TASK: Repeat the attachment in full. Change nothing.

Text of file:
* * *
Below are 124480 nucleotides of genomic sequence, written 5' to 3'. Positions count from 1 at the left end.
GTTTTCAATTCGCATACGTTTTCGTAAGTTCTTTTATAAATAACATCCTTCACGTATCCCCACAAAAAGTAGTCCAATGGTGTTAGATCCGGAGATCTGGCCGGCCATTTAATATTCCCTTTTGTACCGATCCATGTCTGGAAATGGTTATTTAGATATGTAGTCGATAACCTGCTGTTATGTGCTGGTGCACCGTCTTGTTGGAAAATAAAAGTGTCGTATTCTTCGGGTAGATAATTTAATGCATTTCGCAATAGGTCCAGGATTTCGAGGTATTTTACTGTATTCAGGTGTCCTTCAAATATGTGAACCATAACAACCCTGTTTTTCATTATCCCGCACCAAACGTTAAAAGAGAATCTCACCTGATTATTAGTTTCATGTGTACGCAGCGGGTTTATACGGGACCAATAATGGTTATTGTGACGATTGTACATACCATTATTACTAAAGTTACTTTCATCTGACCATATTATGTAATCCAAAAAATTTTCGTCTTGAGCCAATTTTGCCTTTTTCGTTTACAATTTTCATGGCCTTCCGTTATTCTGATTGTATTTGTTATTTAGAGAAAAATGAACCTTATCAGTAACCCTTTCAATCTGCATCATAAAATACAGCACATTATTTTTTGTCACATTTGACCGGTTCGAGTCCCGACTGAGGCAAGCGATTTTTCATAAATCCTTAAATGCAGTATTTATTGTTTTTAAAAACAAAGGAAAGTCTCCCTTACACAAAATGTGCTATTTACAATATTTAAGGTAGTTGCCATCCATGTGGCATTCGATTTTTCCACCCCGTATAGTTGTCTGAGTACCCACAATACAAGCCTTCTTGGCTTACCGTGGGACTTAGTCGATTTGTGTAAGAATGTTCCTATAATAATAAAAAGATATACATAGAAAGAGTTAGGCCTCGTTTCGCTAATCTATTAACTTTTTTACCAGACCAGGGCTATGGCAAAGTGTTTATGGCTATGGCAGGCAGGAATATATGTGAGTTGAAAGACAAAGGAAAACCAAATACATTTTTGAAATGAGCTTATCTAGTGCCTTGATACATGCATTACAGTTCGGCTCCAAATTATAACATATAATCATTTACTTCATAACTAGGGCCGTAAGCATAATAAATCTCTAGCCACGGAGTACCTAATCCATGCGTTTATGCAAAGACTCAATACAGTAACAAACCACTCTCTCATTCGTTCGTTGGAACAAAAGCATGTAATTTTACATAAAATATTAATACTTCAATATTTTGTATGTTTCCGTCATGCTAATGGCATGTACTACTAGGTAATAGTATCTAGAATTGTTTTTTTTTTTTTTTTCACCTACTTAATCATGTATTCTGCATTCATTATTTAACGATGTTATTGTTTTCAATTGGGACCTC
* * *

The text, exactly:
Below are 124480 nucleotides of genomic sequence, written 5' to 3'. Positions count from 1 at the left end.
GTTTTCAATTCGCATACGTTTTCGTAAGTTCTTTTATAAATAACATCCTTCACGTATCCCCACAAAAAGTAGTCCAATGGTGTTAGATCCGGAGATCTGGCCGGCCATTTAATATTCCCTTTTGTACCGATCCATGTCTGGAAATGGTTATTTAGATATGTAGTCGATAACCTGCTGTTATGTGCTGGTGCACCGTCTTGTTGGAAAATAAAAGTGTCGTATTCTTCGGGTAGATAATTTAATGCATTTCGCAATAGGTCCAGGATTTCGAGGTATTTTACTGTATTCAGGTGTCCTTCAAATATGTGAACCATAACAACCCTGTTTTTCATTATCCCGCACCAAACGTTAAAAGAGAATCTCACCTGATTATTAGTTTCATGTGTACGCAGCGGGTTTATACGGGACCAATAATGGTTATTGTGACGATTGTACATACCATTATTACTAAAGTTACTTTCATCTGACCATATTATGTAATCCAAAAAATTTTCGTCTTGAGCCAATTTTGCCTTTTTCGTTTACAATTTTCATGGCCTTCCGTTATTCTGATTGTATTTGTTATTTAGAGAAAAATGAACCTTATCAGTAACCCTTTCAATCTGCATCATAAAATACAGCACATTATTTTTTGTCACATTTGACCGGTTCGAGTCCCGACTGAGGCAAGCGATTTTTCATAAATCCTTAAATGCAGTATTTATTGTTTTTAAAAACAAAGGAAAGTCTCCCTTACACAAAATGTGCTATTTACAATATTTAAGGTAGTTGCCATCCATGTGGCATTCGATTTTTCCACCCCGTATAGTTGTCTGAGTACCCACAATACAAGCCTTCTTGGCTTACCGTGGGACTTAGTCGATTTGTGTAAGAATGTTCCTATAATAATAAAAAGATATACATAGAAAGAGTTAGGCCTCGTTTCGCTAATCTATTAACTTTTTTACCAGACCAGGGCTATGGCAAAGTGTTTATGGCTATGGCAGGCAGGAATATATGTGAGTTGAAAGACAAAGGAAAACCAAATACATTTTTGAAATGAGCTTATCTAGTGCCTTGATACATGCATTACAGTTCGGCTCCAAATTATAACATATAATCATTTACTTCATAACTAGGGCCGTAAGCATAATAAATCTCTAGCCACGGAGTACCTAATCCATGCGTTTATGCAAAGACTCAATACAGTAACAAACCACTCTCTCATTCGTTCGTTGGAACAAAAGCATGTAATTTTACATAAAATATTAATACTTCAATATTTTGTATGTTTCCGTCATGCTAATGGCATGTACTACTAGGTAATAGTATCTAGAATTGTTTTTTTTTTTTTTTTCACCTACTTAATCATGTATTCTGCATTCATTATTTAACGATGTTATTGTTTTCAATTGGGACCTC